Secretary of State John Kerry in his meeting with Pakistani Prime Minister Nawaz Sharif at the Blair House in Washington said that the Peace Talks process led by Afghans is the surest way to end the violence and ensure lasting stability in Afghanistan and the region.
Kerry thanked Sharif for continuation of facilities for Peace Talks by Islamabad between Afghan government and Taliban members. But still the deadlock of second round of Peace Talks process is remaining aside.
Spokesman to US secretary of state declared that John Kerry and PM Sharif have also talked over Obama’s recent decision to keep troops in Afghanistan beyond 2016.
The Secretary and the prime minister highlighted the multidimensional nature of the United States-Pakistan partnership and its importance for regional stability and security.
“They discussed the recent announcement to keep U.S. troops in Afghanistan beyond 2016, noting that an Afghan-led and Afghan-owned peace process is the surest way to end violence and ensure lasting stability in Afghanistan and in the region,” John Kerry said.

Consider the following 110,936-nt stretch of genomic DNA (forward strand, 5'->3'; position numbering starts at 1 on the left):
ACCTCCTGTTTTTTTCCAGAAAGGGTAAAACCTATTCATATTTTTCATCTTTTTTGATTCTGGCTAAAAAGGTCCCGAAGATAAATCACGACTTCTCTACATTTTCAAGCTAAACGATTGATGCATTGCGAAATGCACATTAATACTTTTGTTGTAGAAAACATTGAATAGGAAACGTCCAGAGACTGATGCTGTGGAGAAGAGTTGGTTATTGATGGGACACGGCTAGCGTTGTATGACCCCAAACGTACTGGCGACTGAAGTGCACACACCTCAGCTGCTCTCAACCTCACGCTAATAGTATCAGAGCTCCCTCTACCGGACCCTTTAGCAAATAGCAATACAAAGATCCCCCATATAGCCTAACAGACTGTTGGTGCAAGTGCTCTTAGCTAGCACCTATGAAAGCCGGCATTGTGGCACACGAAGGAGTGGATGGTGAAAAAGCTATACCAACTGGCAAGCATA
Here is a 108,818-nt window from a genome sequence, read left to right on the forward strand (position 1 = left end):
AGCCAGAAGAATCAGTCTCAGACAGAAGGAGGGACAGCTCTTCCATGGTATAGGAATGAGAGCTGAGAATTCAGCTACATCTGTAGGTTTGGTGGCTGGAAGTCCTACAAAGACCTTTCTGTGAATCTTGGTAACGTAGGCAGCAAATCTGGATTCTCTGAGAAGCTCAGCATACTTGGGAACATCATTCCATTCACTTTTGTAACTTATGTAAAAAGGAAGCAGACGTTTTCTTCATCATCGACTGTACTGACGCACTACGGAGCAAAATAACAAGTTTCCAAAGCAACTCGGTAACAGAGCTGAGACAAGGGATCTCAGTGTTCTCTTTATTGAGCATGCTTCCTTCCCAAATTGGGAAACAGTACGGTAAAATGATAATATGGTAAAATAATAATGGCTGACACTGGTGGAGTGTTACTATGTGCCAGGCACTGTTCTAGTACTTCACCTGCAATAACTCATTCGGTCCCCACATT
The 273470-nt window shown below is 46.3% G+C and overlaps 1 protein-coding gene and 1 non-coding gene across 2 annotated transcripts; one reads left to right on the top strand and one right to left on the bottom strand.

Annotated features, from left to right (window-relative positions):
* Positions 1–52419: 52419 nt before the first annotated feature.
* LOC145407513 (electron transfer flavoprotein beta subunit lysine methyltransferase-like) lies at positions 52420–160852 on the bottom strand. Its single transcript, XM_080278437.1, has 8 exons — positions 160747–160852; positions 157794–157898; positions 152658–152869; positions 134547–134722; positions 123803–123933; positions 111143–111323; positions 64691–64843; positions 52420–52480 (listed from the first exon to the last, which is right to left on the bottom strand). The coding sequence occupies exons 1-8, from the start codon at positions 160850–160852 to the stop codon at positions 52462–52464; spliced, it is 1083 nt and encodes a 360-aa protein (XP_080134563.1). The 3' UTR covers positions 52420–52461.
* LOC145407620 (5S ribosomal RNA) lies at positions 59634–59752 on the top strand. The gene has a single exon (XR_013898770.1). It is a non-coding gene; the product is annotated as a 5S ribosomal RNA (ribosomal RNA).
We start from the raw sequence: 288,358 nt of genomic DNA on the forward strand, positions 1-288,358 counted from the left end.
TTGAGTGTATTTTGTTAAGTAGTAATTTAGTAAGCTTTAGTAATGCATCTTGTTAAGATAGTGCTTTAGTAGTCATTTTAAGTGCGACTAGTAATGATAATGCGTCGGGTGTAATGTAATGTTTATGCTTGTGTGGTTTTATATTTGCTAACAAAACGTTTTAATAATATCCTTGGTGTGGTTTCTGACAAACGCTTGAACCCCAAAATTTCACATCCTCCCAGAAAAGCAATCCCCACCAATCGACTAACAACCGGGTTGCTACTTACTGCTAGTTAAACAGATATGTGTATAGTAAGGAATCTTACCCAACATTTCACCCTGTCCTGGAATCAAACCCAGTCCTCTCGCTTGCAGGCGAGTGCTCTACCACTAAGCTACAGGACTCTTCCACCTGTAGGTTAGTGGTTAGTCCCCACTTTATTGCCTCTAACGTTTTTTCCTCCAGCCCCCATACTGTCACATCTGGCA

Kerry has also thanked Prime Minister Sharif for Pakistan’s continued facilitation of reconciliation discussions between the democratically elected Afghan Government and members of the Taliban.
John Kerry’s visit with PM Sharif comes three months after talks between the Afghan government and Taliban representatives collapsed, and less than a week after Mr. Obama abandoned plans to withdraw all U.S. combat troops from Afghanistan and instead keep nearly 10,000 troops on the ground through at least the end of 2016.
Previously, President Ghani has said improving the relationship with Pakistan was a top priority: if Islamabad would cut its links with the Afghan Taliban, then Kabul would try to prevent anti-Pakistan forces finding sanctuary in Afghanistan.
The two countries, he suggested, could only find stability by working together.
But for all the hope that President Ghani engendered, Islamabad and Kabul have reverted to hurling accusations at each other. And the distrust seems set to continue.